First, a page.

most exquisite things in nature and in art are those cwhich possess
  an Indefinable quality called style.  The piece of ltWerature, the
ftedural 'work, the beautiful cwoman, the flower 'wanting in this last
jejess grace are alike unfortunate. For in order to gain recognition and
wiatlon in a highly c12ilized age, distinction, that is to say:# separa-
ýVfrom one's kind is necessary.   But this distinction must be natural
herent: never sought after, assumed, or forced.   In the case of
   created by the artist, style must be a part of the 'very conception;
unot something consciously added in the mechanical execulion.
                   lThe masters of style, the chiefs of the great
Smwrought in obedience to impulse, because they 'were forced from
hn; because the thing seen in their mentala vision cried out to be born,
#come materialized. The lintel, the column, the arch 'were not in-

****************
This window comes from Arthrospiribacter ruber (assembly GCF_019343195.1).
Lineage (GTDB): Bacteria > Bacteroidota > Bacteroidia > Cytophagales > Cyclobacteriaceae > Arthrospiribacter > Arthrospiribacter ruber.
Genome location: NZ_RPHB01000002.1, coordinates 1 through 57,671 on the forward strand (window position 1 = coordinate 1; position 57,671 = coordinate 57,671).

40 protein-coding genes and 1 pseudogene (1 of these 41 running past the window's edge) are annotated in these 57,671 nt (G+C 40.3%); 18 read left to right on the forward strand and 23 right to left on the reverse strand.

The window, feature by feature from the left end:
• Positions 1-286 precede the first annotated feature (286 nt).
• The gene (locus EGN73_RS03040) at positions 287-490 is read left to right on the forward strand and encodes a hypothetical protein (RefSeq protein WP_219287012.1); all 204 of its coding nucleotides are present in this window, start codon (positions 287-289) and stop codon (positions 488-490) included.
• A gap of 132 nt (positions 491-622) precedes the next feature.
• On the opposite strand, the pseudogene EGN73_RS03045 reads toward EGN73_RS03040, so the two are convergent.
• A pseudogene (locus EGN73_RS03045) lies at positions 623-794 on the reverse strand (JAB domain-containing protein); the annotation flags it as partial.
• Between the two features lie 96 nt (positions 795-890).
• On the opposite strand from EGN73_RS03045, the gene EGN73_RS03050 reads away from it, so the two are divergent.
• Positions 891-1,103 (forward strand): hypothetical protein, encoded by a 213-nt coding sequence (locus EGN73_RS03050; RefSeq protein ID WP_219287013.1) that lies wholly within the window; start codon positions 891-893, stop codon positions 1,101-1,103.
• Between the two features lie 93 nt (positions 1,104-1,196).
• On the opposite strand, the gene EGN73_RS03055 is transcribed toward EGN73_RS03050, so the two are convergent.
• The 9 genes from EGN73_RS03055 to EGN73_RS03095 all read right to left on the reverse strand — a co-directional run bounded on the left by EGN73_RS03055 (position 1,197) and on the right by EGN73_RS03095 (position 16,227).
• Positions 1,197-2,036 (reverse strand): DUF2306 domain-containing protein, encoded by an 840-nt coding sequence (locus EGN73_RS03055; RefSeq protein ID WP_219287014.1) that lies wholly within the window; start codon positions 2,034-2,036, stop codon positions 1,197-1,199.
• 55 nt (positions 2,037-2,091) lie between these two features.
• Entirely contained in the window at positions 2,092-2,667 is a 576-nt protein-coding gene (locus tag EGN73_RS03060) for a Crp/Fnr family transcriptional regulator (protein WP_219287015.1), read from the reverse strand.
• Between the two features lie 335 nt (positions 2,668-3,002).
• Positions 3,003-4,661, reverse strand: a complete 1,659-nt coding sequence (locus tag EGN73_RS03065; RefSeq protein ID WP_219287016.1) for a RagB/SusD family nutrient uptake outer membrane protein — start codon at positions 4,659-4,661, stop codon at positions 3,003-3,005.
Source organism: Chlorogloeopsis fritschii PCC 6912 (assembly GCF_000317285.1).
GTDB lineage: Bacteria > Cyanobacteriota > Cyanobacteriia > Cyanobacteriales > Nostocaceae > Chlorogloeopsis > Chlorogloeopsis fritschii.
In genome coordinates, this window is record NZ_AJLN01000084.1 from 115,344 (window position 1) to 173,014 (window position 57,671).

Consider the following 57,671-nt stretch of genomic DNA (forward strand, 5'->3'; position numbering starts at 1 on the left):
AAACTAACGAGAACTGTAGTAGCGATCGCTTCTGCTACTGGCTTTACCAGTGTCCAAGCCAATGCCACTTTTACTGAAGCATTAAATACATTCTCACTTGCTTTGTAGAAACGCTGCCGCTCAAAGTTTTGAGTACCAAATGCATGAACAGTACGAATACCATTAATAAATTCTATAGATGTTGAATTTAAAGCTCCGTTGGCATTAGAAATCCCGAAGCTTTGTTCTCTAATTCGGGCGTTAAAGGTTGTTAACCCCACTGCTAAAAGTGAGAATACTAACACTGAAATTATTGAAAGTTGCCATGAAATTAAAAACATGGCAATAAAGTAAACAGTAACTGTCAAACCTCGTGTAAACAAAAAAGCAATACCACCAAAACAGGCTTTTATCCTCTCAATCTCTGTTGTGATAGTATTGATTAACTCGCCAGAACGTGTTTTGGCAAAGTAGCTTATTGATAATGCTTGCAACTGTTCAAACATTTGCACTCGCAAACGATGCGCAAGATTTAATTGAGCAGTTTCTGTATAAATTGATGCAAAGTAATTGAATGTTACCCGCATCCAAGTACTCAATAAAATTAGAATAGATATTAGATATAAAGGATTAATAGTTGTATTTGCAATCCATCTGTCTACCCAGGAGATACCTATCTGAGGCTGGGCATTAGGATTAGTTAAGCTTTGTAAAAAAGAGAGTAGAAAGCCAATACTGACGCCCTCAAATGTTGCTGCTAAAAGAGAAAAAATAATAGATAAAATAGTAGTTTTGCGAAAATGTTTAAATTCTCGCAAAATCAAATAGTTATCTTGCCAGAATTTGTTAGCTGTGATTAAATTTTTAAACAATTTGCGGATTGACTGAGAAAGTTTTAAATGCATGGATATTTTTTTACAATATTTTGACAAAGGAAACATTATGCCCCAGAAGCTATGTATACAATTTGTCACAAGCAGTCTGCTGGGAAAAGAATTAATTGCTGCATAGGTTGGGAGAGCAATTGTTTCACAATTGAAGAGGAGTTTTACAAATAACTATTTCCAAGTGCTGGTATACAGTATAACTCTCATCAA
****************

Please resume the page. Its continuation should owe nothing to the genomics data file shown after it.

ted Into the building art by deliberate seectlon, by critics and
.d experimentalists.  The structural element 'was seized by the
and fell into place beneath his powerfultgrasp : the result represent-
00tat we recognize now as Greek, or Roman, or mediaeval. Nor did
' great Italians, Raphael and Michelangelo, stri2e after their dis-
'6 16Wgtraits.   The harmonic composition of the one, the infinite
,!'Varlety of the other 'were spontaneous, constant forces 'which needed
" be fed or fostered by their possessors, of 'which they 'were a vital
6itIng 'with them, and passing a'way at the death of the masters,
  'Again to be repeated.
                      VA I /~ IV I '  o/~fo  on'aif" u I nl OWyIA' 

Indiidual, or class of individuals. Outside of these limits,
and unjustifiable assumption. We feel this statement to be
Pe pause to analyse the impressions that often fall-like discords
ses, as 'we go upon our 'ways of 'work or pleasure.  For ex-
Wreenth century French castle architecture Is "sui generis."
trable In Its 'way. It lends itself to the nature in the midst of
£ created; rising from the landscape of the river Loire as a
response to the appeal of the sky, the 'water, the hills and the
thber than this, it represents the time of its brthb. Its splendor
.ts brilliancy of execution, its imaginati've, luxuriant, gracefu
call the artistic, Francis First 'who passed